New: Resource guide for shy, fearful dogs

Brokering a tentative peace
Our shy dogs, interacting. Check out those calming signals!

So. I’m realizing that volunteering for a German shepherd rescue means that shy dogs just come with the territory. This is probably true for most dog rescues, but GSDs are fairly well known for their sensitivity and predisposition to shyness (particularly if they’ve come from rough backgrounds).

That said, I’m also realizing how many of our potential adopters don’t really know what to do with shy dogs. I was this way myself when we adopted Pyrrha! I had no idea what we were getting ourselves into.

Obviously, I’ve done lots of reading and research since, but Pyrrha is still a work in progress, just as I am. We both have lots to learn. To help myself and to help others with shy dogs or those adopting shy dogs, I’ve created a new resource page:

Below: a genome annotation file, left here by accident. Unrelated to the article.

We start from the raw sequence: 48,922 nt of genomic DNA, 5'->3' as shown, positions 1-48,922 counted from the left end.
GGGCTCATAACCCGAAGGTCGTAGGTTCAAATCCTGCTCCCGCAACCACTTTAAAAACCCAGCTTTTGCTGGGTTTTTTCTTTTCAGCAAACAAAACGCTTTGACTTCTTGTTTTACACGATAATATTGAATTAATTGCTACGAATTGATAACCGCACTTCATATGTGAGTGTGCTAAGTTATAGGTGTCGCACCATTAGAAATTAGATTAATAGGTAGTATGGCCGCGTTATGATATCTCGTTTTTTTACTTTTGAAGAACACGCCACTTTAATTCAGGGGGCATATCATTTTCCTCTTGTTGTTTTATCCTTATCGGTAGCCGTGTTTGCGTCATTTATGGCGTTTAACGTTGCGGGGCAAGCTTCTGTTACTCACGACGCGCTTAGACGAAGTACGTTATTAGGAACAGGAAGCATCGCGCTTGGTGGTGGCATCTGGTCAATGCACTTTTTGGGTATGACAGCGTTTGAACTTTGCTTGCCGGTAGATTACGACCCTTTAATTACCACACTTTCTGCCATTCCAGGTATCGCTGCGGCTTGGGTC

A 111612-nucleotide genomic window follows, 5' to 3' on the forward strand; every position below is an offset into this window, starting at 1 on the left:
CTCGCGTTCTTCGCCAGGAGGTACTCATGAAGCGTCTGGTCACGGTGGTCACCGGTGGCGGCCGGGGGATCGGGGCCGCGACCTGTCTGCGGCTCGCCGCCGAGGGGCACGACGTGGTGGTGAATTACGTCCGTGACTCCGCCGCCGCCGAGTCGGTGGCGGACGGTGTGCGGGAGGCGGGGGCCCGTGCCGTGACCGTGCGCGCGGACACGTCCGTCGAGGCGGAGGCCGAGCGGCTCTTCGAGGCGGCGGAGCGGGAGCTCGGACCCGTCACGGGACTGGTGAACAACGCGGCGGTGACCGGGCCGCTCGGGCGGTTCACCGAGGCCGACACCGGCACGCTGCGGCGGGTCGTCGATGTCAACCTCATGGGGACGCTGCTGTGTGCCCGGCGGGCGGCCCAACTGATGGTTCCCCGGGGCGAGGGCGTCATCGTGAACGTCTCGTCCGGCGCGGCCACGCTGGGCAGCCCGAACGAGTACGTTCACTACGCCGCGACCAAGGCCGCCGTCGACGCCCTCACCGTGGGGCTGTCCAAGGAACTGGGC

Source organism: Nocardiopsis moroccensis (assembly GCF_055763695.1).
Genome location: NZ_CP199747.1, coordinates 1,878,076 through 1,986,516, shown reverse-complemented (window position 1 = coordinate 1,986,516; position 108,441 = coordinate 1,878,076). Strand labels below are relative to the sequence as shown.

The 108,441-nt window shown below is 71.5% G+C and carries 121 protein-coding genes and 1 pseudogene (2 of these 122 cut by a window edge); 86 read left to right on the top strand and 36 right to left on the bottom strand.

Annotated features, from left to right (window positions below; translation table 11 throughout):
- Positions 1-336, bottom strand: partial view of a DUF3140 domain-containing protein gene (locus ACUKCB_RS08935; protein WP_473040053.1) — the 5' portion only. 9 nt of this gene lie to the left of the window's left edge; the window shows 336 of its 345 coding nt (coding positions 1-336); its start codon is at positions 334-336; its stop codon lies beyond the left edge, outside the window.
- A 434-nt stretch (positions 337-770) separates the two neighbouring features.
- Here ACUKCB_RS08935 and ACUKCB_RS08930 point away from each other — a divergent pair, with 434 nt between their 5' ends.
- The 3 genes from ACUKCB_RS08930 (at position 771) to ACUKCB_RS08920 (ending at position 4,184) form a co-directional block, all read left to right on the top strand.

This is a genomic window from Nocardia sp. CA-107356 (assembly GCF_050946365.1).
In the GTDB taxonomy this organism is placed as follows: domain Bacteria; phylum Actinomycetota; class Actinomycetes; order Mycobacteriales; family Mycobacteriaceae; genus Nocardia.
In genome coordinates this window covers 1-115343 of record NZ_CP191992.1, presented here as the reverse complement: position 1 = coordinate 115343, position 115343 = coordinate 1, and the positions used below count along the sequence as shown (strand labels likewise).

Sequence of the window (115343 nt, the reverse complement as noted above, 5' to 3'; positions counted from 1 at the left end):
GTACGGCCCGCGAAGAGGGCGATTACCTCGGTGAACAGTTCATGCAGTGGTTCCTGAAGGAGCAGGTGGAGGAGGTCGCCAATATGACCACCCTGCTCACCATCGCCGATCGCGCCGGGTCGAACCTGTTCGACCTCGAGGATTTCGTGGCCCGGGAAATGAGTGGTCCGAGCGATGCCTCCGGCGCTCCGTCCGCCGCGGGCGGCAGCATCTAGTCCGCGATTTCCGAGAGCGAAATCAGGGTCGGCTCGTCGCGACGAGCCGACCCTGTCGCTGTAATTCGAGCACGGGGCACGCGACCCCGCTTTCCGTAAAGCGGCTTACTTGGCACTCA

Living with Shy Dogs

This will be an active page, which I will add to from time to time, particularly as I hear from all of you about your favorite resources for fearful dogs. Feel free to share in the comments below!


He is happy to be back inside and home life has returned to a nice equilibrium, as much as we can maintain. As many of you have noted, Pyrrha is generally uncomfortable with Rainer being here (see her body language above), but they have brokered a tentative peace.

Rainer still has some mysteries about his health, which we are actively trying to solve with the help of SGSR and our vet. (Essentially, he’s just kind of weak in the back end and has poor balance. X-rays have since ruled out hip dysplasia, so we are looking into other diagnoses.)

The good news is that he has another potential adopter interested in him, who may meet him this weekend, weather permitting. The former family fell through, but this person sounds like a great fit for Rainer and his needs. Will keep you posted!

Let me know what you think of Living with Shy Dogs and what you’d add, if anything!